Mike Brodeur is a distant relative of likely hall of famer Martin Brodeur. His shutout performance at Madison Square Garden was all in the family.
Hours after being called up from Binghamton of the AHL, Mike Brodeur outlasted New York's Henrik Lundqvist in the Ottawa Senators' 2-0 victory over the Rangers on Thursday night. Chris Campoli broke up the scoreless game with 1:14 remaining for the Senators, who snapped a five-game losing streak.
Just two days earlier, Martin Brodeur stopped 51 shots and was perfect in the four-round shootout as New Jersey topped New York 1-0. The New Jersey goalie is the NHL's career leader in shutouts with 107.
Mike Brodeur made 32 saves in his second NHL appearance to earn his second career victory. An injury to No. 1 goalie Pascal Leclaire, who was hit by a puck during Thursday's morning skate, and an illness to backup Brian Elliott forced the Senators to summon Brodeur to New York.
Following up on his 22-save effort in 4-1 win over Minnesota on Dec. 19, Brodeur is making a case that he belongs in the NHL. Brodeur, who has bounced around the minor leagues, including an ECHL stint last season, showed no signs of tiredness, despite going through a two-hour practice in the morning and a three-hour car ride.
"The coach pulled me off the ice and told me I was going to New York," said Brodeur, signed by Ottawa in July.
"I got here just before 4 o'clock. I slept in the backseat."
'We can't score'
Henrik Lundqvist also stopped 32 shots but was the hard-luck loser for the second straight game. He made 45 saves against the Devils on Tuesday and came out on the short end after Patrik Elias scored the only goal in the shootout. Lundqvist hadn't allowed a goal in a career-best 127 minutes 30 seconds, dating to the Rangers' 3-1 win at Boston on Saturday.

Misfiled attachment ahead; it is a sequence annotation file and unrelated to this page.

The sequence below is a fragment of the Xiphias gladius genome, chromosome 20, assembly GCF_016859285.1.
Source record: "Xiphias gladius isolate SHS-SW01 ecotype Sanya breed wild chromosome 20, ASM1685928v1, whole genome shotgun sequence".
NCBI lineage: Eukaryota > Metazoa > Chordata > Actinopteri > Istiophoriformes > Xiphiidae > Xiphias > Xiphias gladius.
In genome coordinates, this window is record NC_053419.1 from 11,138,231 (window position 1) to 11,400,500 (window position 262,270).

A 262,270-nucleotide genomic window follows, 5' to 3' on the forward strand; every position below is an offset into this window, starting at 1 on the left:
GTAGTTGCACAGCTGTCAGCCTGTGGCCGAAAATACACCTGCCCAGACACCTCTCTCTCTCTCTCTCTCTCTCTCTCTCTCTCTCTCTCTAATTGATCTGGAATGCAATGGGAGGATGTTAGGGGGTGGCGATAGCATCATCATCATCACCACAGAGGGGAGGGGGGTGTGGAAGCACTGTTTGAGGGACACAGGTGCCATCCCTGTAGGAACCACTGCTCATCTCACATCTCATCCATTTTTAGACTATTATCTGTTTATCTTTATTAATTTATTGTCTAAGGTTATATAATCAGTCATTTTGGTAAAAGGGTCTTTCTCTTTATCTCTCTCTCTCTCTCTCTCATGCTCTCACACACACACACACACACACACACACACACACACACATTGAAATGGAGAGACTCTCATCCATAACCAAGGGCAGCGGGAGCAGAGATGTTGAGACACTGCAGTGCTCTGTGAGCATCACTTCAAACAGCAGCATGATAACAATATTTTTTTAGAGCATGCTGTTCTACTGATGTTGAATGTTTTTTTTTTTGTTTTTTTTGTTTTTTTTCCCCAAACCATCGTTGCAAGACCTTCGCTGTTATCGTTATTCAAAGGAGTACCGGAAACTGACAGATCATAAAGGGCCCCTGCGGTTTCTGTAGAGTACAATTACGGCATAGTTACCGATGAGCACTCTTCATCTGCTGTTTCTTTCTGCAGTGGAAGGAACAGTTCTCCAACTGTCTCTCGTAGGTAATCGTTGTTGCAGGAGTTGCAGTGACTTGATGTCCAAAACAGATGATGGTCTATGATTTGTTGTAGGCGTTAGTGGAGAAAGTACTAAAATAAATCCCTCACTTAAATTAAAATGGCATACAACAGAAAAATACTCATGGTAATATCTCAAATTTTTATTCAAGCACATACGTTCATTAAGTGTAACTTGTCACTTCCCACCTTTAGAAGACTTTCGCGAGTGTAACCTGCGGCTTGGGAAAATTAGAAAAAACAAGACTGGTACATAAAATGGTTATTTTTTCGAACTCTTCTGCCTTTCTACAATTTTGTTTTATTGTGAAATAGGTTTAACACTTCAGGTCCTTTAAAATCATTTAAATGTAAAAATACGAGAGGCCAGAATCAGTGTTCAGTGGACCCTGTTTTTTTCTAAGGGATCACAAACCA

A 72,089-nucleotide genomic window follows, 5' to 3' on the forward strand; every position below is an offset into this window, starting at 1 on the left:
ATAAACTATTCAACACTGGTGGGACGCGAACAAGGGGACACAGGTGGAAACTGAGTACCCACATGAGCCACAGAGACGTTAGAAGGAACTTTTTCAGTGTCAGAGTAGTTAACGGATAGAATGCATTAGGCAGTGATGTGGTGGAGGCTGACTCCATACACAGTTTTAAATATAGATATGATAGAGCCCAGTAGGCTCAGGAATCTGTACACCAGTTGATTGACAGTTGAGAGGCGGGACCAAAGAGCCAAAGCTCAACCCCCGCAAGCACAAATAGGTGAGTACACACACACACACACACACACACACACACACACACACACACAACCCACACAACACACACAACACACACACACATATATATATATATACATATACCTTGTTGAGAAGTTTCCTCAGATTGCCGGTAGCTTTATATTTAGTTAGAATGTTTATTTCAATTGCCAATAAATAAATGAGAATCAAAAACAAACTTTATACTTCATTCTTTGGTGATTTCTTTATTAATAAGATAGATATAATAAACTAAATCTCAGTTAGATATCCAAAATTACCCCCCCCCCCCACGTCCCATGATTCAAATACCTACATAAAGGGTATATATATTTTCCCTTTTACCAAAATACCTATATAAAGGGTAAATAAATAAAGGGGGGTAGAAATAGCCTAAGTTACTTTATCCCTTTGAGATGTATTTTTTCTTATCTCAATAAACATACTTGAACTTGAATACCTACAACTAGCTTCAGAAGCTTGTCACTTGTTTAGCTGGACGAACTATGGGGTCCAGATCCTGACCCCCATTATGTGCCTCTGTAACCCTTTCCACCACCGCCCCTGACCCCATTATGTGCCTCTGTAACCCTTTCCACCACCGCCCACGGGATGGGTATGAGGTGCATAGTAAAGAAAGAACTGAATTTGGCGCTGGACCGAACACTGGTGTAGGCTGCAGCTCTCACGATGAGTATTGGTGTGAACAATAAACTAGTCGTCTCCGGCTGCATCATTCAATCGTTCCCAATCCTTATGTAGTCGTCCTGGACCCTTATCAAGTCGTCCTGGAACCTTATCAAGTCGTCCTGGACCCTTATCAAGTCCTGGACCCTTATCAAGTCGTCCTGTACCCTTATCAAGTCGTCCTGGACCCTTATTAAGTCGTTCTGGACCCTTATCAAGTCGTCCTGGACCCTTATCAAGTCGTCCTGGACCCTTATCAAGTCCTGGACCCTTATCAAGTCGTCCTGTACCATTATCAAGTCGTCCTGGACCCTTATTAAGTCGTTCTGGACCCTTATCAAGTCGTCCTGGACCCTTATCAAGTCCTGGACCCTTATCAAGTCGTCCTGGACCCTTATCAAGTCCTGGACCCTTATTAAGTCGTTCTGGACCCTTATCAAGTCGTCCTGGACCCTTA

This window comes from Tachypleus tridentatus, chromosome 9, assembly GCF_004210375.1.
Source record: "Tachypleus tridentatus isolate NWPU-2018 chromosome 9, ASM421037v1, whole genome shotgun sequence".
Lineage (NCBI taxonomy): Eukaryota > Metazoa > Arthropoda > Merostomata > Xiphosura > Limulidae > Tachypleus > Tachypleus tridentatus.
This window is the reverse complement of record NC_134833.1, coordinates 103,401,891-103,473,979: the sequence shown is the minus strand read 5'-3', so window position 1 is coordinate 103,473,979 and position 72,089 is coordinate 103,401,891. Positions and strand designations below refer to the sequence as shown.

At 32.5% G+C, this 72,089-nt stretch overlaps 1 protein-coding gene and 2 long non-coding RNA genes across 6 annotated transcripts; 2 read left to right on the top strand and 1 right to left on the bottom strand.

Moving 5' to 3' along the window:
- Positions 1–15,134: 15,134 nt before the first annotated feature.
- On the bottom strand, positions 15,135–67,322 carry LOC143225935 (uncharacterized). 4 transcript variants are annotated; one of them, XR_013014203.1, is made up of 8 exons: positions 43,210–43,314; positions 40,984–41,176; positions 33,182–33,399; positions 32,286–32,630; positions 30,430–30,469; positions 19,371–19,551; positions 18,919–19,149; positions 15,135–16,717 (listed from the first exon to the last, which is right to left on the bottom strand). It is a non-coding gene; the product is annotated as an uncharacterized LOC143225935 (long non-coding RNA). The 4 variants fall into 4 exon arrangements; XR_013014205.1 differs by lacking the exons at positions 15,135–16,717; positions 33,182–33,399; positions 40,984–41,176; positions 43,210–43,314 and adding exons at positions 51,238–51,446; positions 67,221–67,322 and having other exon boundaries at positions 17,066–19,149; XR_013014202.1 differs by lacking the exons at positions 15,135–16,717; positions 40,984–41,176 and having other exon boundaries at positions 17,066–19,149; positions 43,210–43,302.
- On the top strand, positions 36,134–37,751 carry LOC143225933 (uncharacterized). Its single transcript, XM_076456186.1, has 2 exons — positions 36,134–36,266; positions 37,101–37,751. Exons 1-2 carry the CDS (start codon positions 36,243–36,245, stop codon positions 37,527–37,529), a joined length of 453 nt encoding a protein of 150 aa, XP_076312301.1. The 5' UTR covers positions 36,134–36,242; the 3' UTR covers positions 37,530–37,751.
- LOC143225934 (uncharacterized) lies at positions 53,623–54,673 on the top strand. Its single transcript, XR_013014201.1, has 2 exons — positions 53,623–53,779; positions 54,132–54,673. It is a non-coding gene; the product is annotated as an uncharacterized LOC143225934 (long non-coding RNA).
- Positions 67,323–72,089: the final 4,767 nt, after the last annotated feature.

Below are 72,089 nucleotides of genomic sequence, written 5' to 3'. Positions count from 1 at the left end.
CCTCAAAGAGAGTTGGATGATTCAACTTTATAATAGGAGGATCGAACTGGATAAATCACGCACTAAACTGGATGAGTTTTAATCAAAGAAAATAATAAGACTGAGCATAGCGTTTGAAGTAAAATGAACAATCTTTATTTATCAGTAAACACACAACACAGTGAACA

Now the shutout streak surrounding the Rangers is the one plaguing their offence. New York has gone 144:23 since its last goal on Saturday. This blanking ended a seven-game point streak (4-0-3).
"Four goals in four games is obviously not enough," said Lundqvist, who has allowed two goals or fewer in 16 of 19 games. "We're not going to win games if we can't score."
Ottawa, outscored 22-5 during its skid, got an empty-net goal from Chris Kelly in the closing seconds for its first win since Jan. 3. The Senators are an NHL-worst 4-12-1 on the road since Oct. 29.
Former Rangers forward Alex Kovalev sent a cross-zone pass down to Campoli, who squeezed a wrist shot from the bottom edge of the left circle inside the left post for the winning goal.
"We needed it," Campoli said. "If you don't get chances, you're not going to score.
"You keep fighting and working hard. Kovie made a great play to me."
The Senators got the jump on the Rangers in the first period, holding a 9-2 shots edge. Kovalev had the best scoring chance when he whacked the puck into Lundqvist's pads three times at the right point 4:46. That prompted New York coach John Tortorella to call timeout.
Ottawa was coming off a 6-1 loss at Atlanta on Tuesday.
"We know they were embarrassed [Tuesday]," Tortorella said. "We tried to guard against it, but I guess they weren't listening."
'A really good start'
Moments earlier, Zack Smith fired a shot off the post behind Lundqvist. Erik Karlsson also struck a post with a drive from just inside the blue-line with 6:51 remaining in the period. The Rangers picked up their play and closed to 15-10 in shots through 20 minutes.
"We got off to a really good start," Senators coach Cory Clouston said. "We really could have gotten frustrated.
"We had six or seven really good chances … hit a couple posts. Toward the end, we got a little bit nervous.
"Mike was outstanding. That was the biggest difference."
The second period featured much of the same, a quick start by Ottawa and a second-half surge by New York. Ottawa held the Rangers to one shot for a good chunk of the period, but it ended with the Senators outshooting them 12-10.
Marian Gaborik had New York's best scoring opportunity about six minutes into the second when a turnover by Ryan Shannon at the blue-line created a breakaway. Gaborik made a move but Brodeur knocked the puck away.
"We didn't have a good start at all," Gaborik said. "We had a better second period, but they were a step ahead of us everywhere."
Kelly tested Lundqvist with a quick shot that was met with a lightning-fast glove stab with 9:34 left in the second. At the other end, Brodeur made a juggling catch as New York's Vinny Prospal took a swipe at the puck in the air.
"The nerves weren't flying quite as high as they were last game when I came in," Brodeur said.